Two teams of six students from Rustin and Henderson High Schools prepared for the competition by studying historical and cultural information. After two rounds of exciting and close competition, Rustin was victorious with a final score of 44 to 43. Participants were presented with certificates highlighting the experience.
The event was organized by Henderson BSU advisors, Shirley A. Wilson and Dr. Korey Bell, along with Rustin advisors, Paul Chambers and Marya Graham. The advisors hope to grow the event to include more students and schools in this celebration of African American heritage.
Rustin Students Perform at District 12 Orchestra Festival
Jack McDougall (Front left,) Katie Kelly, Nicholas Hsieh, Ms. Shafman, Matthew Ferguson (back left,) Ryan Murnane, Hinrich Paetzmann
Congratulations to Rustin High School's Nicholas Hsieh, Katie Kelly, Jack McDougall, Hinrich Paetzmann, Ryan Murnane, Matthew Ferguson, who performed in the District 12 Orchestra Festival at the Upper Darby Performing Arts Center on January 31 and February 1.
Led by Mr. Joseph Caminiti, Symphony Director from West Chester University, District 12 Orchestra is comprised of the highest-level musicians from high schools in Chester and Delaware County.
The Rustin students rank among the highest in their instrument sections.
"They represented Rustin in a mature manner and with the highest caliber of music on their individual instruments. It was a pleasure to sponsor these students over the weekend. The weekend ended with a phenomenal concert that included music by Khatchaturian, Borodin, and Saint-Saens," said Ms. Liz Shafman, orchestra director Rustin High School and Peirce Middle School.
According to Ms. Shafman, Hsieh, Murnane, and Ferguson will advance to the Regional Orchestra Festival, which takes place this March at Neshaminy High School. The Regional Orchestra Festival features the top student musicians from Chester, Delaware, Montgomery, and Bucks County. After regionals, students may audition to be part of the All-State Orchestra, All-Eastern, and Nationals.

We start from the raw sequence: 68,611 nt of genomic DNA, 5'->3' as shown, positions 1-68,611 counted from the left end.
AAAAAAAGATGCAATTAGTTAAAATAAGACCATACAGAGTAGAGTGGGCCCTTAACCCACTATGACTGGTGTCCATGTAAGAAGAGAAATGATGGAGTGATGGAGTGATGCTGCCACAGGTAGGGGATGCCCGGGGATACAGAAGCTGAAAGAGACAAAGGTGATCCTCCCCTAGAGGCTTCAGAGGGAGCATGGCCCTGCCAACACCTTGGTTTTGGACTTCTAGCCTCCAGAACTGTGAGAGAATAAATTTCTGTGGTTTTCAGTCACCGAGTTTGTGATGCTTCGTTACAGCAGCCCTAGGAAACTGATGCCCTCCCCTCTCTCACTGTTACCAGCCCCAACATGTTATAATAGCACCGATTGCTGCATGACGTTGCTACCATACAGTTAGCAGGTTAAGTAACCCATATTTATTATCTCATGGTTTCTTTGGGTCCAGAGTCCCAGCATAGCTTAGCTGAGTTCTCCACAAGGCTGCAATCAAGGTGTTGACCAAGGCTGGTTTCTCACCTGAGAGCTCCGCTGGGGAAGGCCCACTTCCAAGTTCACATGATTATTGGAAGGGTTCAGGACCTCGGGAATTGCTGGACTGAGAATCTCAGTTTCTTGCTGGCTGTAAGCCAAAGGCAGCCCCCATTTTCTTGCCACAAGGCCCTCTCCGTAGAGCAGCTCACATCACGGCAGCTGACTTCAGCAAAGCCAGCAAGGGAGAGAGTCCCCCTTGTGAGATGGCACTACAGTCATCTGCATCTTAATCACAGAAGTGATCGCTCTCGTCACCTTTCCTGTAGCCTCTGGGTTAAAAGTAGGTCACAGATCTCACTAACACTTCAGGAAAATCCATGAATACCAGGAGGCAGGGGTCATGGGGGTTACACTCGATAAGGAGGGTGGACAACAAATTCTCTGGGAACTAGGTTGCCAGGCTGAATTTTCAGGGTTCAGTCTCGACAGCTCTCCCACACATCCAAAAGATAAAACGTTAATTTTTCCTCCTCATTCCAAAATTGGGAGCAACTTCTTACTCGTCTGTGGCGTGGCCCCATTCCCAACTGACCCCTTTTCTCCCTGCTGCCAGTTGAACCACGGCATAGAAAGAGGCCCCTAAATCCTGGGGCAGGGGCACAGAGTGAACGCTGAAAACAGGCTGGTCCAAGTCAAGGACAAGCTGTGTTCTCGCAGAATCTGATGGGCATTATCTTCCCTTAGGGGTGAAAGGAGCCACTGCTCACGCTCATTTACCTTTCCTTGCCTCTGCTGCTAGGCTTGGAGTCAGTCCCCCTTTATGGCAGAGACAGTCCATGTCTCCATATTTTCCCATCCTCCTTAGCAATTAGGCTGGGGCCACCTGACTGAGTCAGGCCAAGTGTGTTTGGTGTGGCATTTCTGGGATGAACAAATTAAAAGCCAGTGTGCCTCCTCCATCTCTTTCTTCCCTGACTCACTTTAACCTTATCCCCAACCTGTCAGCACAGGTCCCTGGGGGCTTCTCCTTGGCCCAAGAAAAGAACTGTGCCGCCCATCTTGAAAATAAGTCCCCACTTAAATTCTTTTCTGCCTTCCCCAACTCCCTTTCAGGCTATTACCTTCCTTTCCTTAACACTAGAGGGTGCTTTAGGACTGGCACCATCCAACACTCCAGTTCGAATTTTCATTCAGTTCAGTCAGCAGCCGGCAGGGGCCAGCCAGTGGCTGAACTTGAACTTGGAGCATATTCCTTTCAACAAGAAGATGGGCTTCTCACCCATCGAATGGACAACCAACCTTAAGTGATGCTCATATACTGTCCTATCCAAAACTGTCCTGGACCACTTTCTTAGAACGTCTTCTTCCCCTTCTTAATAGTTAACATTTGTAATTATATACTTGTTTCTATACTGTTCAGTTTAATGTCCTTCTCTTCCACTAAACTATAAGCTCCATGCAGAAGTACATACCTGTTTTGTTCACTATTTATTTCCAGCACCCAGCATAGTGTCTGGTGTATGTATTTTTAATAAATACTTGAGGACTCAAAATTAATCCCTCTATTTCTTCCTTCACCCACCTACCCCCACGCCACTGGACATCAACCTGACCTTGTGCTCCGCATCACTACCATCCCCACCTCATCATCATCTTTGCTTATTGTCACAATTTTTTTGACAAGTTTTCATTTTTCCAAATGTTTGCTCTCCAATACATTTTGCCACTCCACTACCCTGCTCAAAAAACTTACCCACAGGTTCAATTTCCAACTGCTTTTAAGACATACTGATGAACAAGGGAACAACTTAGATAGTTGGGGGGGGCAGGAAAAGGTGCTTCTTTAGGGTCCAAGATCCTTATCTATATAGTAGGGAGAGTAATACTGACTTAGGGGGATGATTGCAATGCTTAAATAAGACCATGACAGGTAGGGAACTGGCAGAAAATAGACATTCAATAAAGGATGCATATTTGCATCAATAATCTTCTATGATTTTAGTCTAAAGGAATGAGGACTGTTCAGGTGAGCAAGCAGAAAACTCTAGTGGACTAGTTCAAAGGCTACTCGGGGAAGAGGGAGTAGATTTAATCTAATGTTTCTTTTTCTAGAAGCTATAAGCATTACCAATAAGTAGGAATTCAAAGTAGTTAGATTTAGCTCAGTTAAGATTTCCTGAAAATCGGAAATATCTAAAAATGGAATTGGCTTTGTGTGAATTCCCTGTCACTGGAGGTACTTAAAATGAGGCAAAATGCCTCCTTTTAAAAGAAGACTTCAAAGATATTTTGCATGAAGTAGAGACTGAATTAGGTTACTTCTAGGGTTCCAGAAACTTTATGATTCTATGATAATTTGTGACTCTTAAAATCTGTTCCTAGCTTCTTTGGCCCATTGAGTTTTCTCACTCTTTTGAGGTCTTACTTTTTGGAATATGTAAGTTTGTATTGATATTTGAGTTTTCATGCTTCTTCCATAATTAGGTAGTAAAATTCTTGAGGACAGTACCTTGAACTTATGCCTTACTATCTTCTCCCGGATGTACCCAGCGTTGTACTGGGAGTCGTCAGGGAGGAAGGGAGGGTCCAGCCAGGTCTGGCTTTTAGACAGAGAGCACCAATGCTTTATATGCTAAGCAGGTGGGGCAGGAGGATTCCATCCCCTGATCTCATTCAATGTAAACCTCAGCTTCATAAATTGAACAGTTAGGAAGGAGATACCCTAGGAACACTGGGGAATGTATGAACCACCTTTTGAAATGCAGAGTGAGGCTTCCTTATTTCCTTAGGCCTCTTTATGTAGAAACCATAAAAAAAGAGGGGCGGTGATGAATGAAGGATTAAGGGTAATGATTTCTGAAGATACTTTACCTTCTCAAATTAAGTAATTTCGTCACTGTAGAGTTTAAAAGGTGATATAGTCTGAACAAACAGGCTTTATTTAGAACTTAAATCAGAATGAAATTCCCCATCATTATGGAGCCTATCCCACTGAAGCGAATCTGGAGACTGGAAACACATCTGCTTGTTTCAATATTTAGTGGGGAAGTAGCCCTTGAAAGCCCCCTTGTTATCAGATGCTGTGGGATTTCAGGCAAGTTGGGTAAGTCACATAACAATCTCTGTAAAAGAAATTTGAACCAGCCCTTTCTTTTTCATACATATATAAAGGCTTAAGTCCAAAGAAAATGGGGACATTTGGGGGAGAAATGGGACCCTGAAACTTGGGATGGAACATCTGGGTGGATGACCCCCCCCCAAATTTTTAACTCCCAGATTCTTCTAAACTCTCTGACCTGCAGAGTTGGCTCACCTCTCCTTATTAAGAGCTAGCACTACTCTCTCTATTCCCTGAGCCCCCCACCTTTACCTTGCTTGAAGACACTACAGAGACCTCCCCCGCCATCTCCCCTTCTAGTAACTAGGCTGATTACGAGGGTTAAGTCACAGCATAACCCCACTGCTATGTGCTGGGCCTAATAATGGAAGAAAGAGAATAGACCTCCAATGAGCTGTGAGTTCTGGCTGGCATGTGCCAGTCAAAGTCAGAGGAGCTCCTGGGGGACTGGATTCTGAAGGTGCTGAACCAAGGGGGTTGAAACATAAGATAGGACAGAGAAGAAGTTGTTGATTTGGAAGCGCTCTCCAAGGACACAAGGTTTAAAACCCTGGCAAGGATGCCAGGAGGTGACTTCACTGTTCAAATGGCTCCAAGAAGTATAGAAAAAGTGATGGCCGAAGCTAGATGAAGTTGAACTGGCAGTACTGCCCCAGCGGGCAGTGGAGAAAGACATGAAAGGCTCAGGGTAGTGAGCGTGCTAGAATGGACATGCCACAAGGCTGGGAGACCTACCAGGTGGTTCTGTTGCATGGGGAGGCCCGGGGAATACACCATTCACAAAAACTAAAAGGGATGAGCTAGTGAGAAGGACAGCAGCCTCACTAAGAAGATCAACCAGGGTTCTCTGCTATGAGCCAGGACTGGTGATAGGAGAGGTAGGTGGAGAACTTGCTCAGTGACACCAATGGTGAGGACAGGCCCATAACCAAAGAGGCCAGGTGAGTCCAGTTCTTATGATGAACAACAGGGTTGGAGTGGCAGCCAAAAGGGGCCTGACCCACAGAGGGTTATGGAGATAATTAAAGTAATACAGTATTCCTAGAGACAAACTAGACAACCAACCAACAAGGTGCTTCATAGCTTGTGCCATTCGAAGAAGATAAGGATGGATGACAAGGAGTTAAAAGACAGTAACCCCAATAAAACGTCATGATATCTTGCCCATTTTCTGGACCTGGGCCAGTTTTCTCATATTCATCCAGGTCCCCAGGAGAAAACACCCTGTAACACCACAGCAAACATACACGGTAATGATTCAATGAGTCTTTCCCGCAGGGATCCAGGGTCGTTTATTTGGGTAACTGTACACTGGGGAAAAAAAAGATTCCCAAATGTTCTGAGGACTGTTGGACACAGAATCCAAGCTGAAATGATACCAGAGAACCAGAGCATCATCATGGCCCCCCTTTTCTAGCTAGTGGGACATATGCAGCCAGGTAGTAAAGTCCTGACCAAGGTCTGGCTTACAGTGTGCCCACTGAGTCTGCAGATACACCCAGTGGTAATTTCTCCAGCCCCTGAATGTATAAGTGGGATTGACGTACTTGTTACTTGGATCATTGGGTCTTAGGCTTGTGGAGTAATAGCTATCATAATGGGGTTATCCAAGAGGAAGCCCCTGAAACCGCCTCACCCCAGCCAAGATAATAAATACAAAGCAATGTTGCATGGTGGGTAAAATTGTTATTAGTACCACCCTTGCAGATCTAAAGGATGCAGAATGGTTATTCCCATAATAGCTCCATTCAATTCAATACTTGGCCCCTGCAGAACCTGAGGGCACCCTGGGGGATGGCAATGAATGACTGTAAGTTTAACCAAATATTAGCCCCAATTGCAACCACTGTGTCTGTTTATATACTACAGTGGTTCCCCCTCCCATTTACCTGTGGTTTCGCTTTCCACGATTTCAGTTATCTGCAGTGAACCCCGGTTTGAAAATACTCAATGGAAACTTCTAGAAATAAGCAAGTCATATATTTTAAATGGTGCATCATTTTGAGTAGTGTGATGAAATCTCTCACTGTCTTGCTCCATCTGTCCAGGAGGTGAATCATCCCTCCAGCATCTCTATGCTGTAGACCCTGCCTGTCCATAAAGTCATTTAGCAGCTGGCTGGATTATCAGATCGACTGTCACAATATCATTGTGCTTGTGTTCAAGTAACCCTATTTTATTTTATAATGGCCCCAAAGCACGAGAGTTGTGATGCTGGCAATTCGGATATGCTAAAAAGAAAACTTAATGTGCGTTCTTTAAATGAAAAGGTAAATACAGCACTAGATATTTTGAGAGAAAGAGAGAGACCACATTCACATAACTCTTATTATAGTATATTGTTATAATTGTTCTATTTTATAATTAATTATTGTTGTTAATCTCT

Rustin High School Senior Shines at Young Composers Workshop
Life for Rustin High School senior, Christopher Palmer is pretty typical for someone his age. He goes to school, spends time with friends, and dreams of his future, but he possesses a talent that is atypical for the average teenager. Palmer spends a great deal of his time analyzing the works of the great composers and writing his own musical masterpieces.
The 17-year-old recently participated in the Young Composers Workshop at the Brandywine River Museum of Art.
Palmer was accepted into the workshop last spring along with three other aspiring composers ranging in age from 13 to 17. The workshop is the creation of Glen Mills, Pennsylvania native and award-winning pianist and composer, Jennifer Nicole Campbell.
"I loved going to museums as a kid and always loved the connection between art and music," says Campbell. "I really wanted to help out young composers, because they don't have many opportunities to have their works performed. And, I thought to do it at the Brandywine River Museum of Art would be great."
Campbell challenged the young composers to write an original piece of music based on artwork at the museum.